Between 2005 and 2008, Zoran Savich, a pediatrician with the Health Center of Kosovo Mitrovica, saw more than 300 patients in Osterrode and Chesmin Lug.

In that time, he said, 77 people died of lead poisoning, many of them children.

"I treated as many as I could but they were living in the same conditions and absorbing lead," Dr. Savich said. "When the treatments stopped, their levels went back up. It was useless."

Critics of the United Nations say the international organization knowingly put the Roma on toxic land. Mr. Polansky has gone so far as to accuse the U.N. of "genocide." It is an accusation that Francesco Ardisson, senior protection officer of the office of Chief of Mission for the UNHCR in Pristina, dismissed as "an exaggeration."

"In 1999, we had to respond to an emergency and found the camps as a temporary facility," Mr. Ardisson said. "Unfortunately, we have been unable to find an alternative site because neither the Albanians nor the Serbs want them."

The Roma have grown impatient with excuses. On April 9, a date recognized as International Roma Day, Roma in the Chesmin Lug and Osterrode camps held a silent protest by holding candles and signs that read, "Save Us." On the same day, four leading European human rights bodies, the European Union Agency for Fundamental Rights, the Council of Europe Commissioner for Human Rights, the Organization for Security and Cooperation in Europe's (OSCE) Office for Democratic Institutions and Human Rights, and the OSCE High Commissioner on National Minorities expressed "deep concern about the continuing discriminatory treatment and exclusion of the Roma." Even within the U.N., questions have been raised about its handling of the Roma.

"The U.N. put the Roma in the camps even though the U.N. knew the place was poisoned," said Ilija Elezovic, the health department director for the U.N. Mission in Kosovo, northern Mitrovica. "The place where the camps are, the U.N. had a plan to build a fence around it and say, 'danger.' But they didn't do that. Instead, they put the Roma there." Mr. Elezovic said his own blood lead level was 16 micrograms of lead per deciliter of blood.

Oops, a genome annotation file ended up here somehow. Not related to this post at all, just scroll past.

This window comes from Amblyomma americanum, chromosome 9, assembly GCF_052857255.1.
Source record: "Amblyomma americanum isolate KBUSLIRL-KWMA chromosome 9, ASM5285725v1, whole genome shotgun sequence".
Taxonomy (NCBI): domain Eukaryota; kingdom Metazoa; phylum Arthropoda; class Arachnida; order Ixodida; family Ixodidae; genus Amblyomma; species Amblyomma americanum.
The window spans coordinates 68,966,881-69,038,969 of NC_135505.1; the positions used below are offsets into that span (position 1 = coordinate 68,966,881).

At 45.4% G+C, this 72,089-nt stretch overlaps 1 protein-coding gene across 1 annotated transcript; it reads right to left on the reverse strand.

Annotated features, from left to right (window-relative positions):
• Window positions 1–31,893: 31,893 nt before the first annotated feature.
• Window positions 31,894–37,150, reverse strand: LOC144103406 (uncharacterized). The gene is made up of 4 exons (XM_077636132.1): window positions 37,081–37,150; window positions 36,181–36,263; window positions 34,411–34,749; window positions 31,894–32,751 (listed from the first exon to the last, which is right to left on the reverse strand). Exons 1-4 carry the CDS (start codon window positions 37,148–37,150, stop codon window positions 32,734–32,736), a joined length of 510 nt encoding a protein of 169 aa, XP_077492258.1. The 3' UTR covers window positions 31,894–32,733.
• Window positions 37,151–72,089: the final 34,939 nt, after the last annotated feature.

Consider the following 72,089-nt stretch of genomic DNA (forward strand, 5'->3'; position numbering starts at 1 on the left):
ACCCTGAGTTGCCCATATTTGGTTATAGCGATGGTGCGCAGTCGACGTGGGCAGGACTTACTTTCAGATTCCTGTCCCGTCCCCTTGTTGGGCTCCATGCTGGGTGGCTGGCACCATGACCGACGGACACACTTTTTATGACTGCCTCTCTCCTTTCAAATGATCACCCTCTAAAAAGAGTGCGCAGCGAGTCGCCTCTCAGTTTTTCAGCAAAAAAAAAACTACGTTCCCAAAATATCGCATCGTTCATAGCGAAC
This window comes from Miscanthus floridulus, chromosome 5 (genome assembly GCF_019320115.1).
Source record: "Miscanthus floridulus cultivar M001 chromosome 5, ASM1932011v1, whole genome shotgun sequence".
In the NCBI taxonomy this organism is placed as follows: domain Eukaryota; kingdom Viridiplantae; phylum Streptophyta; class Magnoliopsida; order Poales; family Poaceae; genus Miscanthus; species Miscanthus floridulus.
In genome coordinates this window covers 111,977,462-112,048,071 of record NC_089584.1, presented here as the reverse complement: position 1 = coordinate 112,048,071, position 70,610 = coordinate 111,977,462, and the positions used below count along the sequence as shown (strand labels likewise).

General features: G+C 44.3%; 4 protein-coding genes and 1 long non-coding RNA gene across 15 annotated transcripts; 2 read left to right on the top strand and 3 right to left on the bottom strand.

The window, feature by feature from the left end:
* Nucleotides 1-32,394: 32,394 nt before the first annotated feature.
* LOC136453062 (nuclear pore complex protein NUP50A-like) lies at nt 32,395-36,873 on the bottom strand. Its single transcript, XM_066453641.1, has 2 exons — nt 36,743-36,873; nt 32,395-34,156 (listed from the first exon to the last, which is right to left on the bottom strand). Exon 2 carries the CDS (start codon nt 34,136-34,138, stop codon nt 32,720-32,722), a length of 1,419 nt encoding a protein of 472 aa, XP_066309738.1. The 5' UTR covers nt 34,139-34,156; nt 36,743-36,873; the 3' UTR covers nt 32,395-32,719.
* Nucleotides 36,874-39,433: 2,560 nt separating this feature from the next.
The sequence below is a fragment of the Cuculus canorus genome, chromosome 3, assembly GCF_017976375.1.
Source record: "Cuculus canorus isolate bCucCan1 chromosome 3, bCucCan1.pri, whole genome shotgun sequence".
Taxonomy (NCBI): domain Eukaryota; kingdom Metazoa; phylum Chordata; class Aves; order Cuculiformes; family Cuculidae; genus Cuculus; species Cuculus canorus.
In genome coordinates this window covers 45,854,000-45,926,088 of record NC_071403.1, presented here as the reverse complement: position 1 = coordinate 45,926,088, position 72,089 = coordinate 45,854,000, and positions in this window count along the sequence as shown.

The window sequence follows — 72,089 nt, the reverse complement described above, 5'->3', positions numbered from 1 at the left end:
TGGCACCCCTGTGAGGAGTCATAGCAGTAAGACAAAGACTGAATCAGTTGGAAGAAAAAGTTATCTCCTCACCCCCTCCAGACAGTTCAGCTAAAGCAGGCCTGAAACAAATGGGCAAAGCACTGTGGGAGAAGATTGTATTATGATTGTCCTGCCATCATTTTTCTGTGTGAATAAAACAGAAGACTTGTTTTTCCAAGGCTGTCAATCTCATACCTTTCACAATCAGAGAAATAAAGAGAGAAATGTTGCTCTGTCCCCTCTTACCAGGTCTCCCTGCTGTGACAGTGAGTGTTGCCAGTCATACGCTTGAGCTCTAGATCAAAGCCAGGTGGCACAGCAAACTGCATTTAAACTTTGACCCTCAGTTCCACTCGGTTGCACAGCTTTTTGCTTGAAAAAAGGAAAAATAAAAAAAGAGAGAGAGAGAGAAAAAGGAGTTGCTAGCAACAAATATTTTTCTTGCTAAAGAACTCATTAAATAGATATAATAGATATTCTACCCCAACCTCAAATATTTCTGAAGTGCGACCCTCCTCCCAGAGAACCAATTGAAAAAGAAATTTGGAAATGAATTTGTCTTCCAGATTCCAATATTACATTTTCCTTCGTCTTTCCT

"Everyone is poisoned here," he said, "especially the Roma." Mercy Corps, an American aid organization, has budgeted $2.4 million to resettle 50 Roma families — about 250 people — this year in either north or south Mitrovica away from the contaminated sites.

Most of the budget would be applied to new housing although treatment for lead poisoning is also included, said Catherine Rothenberger, a Mercy Corps administrator in Kosovo. She said more families would be moved if donors see resettlement programs succeed. That means that in the meantime, many families will be left in the camps.

"Resources are not an issue but a clear plan is," Ms. Rothenberger said. "Donors are reluctant to invest unless it results in productive resettlement." Some Roma who have been resettled by other international aid organizations face other dangers.

"I have seen many times Albanians beating up Roma here," said Gushani Bekim, 24, who with his wife and three children was resettled in a newly built apartment in the Albanian stronghold of south Mitrovica. "I need work, but it is not safe to work here." As government and aid organizations debate what to do, the Roma continue to wait.

"I get nervous, start to shake, and it takes long time to calm down," said Mr. Smajliji, speaking of his own health problems. "While we wait for someone to do something, I feel myself losing power. I am losing concentration. I feel like collapsing."

Project

In Kosovo, Roma families and their children live in camps built on the biggest lead mine in Europe and next to a toxic slagheap of 100 million tons.